08 May 2006

Patricia Anne Cowan, 1943 -2006

I don't recall when I first met Pat Cowan. It was most likely April 20, 1989 at Hotel Newfoundland when she joined her fellow newly-elected Liberal members of the House of Assembly to celebrate their victory.

What I will always remember will be her cheerfulness, her positive disposition and her passionate commitment to the people of Newfoundland and Labrador. News of her passing today hit hard, much as it would when a member of the family dies. I haven't spoken to Pat in a few years but memories are as strong as they ever were.

Born in Ontario, Pat came to Newfoundland and Labrador in 1974 to teach. She was a school principal after 1980, elected to the executive of the Newfoundland Teachers' Association (NTA) in 1983 and served as the NTA's first woman president from 1987 to 1989. Cowan served as Minister of Employment and Labour Relations in the first Wells administration.

Others have remembered her commitment to saving greyhounds from being euthanised after their racing careers were over. God save us all if that is all people remember of a truly remarkable woman. While it is too easy to remember the dim-bulbs and the charlatans who infest public life in our province, Pat Cowan was a person who reminded us of the ability and compassion that is more common among public figures than the nay-sayers out there would admit.

In late 1994, Pat was appointed chair of a committee of the House of Assembly - the Select Committee in Childrens' Interests - to examine issues relating to children and youth of Newfoundland and Labrador. It's report, LISTENing & ACTing: A Plan for Child, Youth and Community Empowerment, recommended the creation of a child, youth and family secretariat within government and a child and youth advocate reporting to the legislature.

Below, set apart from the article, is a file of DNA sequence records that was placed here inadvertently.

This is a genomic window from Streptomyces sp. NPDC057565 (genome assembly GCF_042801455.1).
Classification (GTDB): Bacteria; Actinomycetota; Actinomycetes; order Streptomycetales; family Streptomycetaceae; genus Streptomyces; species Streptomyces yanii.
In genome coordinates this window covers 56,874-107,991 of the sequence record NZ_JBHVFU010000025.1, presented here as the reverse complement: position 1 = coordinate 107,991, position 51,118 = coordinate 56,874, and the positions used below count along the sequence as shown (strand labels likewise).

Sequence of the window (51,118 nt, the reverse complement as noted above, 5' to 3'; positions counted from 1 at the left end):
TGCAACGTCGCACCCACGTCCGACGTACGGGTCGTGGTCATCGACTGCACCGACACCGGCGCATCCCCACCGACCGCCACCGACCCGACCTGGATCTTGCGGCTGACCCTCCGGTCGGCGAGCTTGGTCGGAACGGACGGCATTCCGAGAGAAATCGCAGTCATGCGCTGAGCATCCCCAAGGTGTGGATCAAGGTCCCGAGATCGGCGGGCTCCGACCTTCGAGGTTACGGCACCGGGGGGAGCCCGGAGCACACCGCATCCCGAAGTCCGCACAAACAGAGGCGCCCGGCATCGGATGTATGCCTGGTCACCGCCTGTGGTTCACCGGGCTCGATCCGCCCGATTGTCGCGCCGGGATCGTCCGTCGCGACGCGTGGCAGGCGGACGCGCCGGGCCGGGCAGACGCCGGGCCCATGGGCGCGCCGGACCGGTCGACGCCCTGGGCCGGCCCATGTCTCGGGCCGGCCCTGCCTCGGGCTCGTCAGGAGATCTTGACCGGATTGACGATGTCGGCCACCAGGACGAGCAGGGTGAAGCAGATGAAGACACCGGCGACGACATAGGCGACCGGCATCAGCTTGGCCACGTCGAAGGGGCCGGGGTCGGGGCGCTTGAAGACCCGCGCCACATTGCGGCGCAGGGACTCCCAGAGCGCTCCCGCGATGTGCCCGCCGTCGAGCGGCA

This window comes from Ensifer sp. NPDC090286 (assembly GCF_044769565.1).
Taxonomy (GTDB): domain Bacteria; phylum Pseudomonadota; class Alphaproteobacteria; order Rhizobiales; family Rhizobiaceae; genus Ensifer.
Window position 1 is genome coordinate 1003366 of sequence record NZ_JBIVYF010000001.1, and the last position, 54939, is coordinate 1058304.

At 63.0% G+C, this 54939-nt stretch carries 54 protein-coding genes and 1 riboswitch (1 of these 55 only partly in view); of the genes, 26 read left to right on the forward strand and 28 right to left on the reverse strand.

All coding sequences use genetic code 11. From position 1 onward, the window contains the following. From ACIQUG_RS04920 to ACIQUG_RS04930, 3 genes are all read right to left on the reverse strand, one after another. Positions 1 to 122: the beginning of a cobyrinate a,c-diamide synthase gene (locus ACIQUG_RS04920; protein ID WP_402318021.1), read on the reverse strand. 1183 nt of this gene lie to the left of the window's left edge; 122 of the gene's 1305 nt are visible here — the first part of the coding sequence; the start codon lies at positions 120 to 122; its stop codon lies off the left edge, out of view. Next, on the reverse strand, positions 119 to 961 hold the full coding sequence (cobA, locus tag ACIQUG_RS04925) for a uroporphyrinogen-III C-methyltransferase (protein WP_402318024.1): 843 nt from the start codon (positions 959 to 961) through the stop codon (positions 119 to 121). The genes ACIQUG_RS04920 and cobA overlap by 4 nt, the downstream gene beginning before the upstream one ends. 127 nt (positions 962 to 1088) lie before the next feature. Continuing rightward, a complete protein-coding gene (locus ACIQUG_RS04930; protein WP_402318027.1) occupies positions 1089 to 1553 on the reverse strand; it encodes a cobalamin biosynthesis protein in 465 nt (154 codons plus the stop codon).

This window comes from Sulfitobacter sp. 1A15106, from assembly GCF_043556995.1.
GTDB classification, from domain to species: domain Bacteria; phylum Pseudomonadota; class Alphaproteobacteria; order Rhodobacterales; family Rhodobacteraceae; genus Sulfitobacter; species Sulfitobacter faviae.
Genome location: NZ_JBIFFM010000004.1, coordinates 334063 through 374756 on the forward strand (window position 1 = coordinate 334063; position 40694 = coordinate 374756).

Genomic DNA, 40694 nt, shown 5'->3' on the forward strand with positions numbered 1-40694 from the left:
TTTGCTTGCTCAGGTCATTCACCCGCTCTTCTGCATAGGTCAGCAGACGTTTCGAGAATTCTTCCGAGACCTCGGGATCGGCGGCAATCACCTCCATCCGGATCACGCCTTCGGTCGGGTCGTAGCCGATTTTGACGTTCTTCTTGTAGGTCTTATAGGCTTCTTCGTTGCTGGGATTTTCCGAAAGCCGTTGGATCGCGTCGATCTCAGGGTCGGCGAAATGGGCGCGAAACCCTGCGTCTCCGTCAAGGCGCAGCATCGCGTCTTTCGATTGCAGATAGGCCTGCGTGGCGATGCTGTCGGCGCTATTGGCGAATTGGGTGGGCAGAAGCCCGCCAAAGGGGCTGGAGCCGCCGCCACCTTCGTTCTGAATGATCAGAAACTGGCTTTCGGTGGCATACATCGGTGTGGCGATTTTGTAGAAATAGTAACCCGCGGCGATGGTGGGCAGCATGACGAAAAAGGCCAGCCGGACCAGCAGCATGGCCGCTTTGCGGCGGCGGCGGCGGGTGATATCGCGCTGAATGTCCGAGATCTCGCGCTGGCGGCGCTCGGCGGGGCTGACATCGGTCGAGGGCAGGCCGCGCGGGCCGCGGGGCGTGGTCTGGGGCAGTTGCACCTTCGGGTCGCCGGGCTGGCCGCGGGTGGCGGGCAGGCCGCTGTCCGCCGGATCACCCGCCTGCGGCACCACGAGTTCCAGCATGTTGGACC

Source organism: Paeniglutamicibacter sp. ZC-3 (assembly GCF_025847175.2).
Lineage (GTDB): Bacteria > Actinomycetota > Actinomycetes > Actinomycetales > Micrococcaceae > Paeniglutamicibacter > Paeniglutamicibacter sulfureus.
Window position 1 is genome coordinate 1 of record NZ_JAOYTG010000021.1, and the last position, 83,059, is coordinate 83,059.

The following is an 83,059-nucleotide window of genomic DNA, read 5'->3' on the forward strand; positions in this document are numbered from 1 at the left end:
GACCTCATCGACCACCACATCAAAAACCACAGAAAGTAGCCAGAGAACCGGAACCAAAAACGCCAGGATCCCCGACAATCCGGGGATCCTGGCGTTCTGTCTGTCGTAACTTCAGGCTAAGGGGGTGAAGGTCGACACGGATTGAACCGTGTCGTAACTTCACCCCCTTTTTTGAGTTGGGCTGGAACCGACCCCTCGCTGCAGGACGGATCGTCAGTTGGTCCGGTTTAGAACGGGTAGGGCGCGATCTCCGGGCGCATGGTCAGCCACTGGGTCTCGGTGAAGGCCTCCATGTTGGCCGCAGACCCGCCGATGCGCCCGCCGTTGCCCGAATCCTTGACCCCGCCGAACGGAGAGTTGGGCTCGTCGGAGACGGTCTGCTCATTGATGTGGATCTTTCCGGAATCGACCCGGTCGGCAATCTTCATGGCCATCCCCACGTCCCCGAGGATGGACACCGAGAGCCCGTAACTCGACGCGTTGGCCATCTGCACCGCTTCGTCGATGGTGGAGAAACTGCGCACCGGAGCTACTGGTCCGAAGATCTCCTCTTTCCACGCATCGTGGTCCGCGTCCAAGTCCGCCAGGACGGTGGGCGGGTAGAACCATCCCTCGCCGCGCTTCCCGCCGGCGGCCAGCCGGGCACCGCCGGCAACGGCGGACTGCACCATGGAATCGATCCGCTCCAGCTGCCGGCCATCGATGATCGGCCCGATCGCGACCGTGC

The work of that committee never went very far after the election of Brian Tobin but Pat did serve as a consultant on development of the strategic social plan consultation paper in 1996.

Pat's efforts on behalf of children and the young people of our province were rewarded with the election of Roger Grimes as leader of the Liberal party and Premier of Newfoundland and Labrador in 2001.

The work Pat completed along with Gerald Smith and Harvey Hodder, the other members of the committee, should be her legacy. It reflects not merely her lifelong concern for young people, but also of the commitment to the whole community in which she lived and to the province which became her home.

As the committee put it: "If society chooses to view a child with problems in isolation, then society has chosen to treat a symptom, not the root cause of the problem."

* We recognize children as human beings having their own rights and responsibilities;

* Children should have adequate access to the resources necessary for a healthy development;

* All children belong with families and need enduring relationships with adults. Children are uniquely dependent on their families for their survival, nurturing and development. This dependence implies that a child-centred approach is necessarily a family-centred approach;

* Bringing up children cannot be seen merely as a private matter, and therefore costs (financial and otherwise) of children should be shared between the family and society;

* Family/professional collaborations and partnerships are key to a child welfare system that is proactive, preventative and facilitative;

* The interdependence of social and economic development requires an integration of social and economic policies. Specifically, children should have a right to participate in the life and decision-making of society, directly or indirectly according to the child's age and development. (Newfoundland and Labrador Association of Social Workers, viii-ix).
The tragedy of Pat's death is that is is far too soon. She did so much good in her time on this Earth and while illness sometimes slowed her, she undoubtedly had more to accomplish. Those of us who knew her can be grateful for the blessing that came out of just being around Pat. Her family can be comforted knowing that she will not be forgotten; she did far more than most to make her world better than it was.

The world is a poorer place today, but Heaven is undoubtedly richer by far from Pat's being there.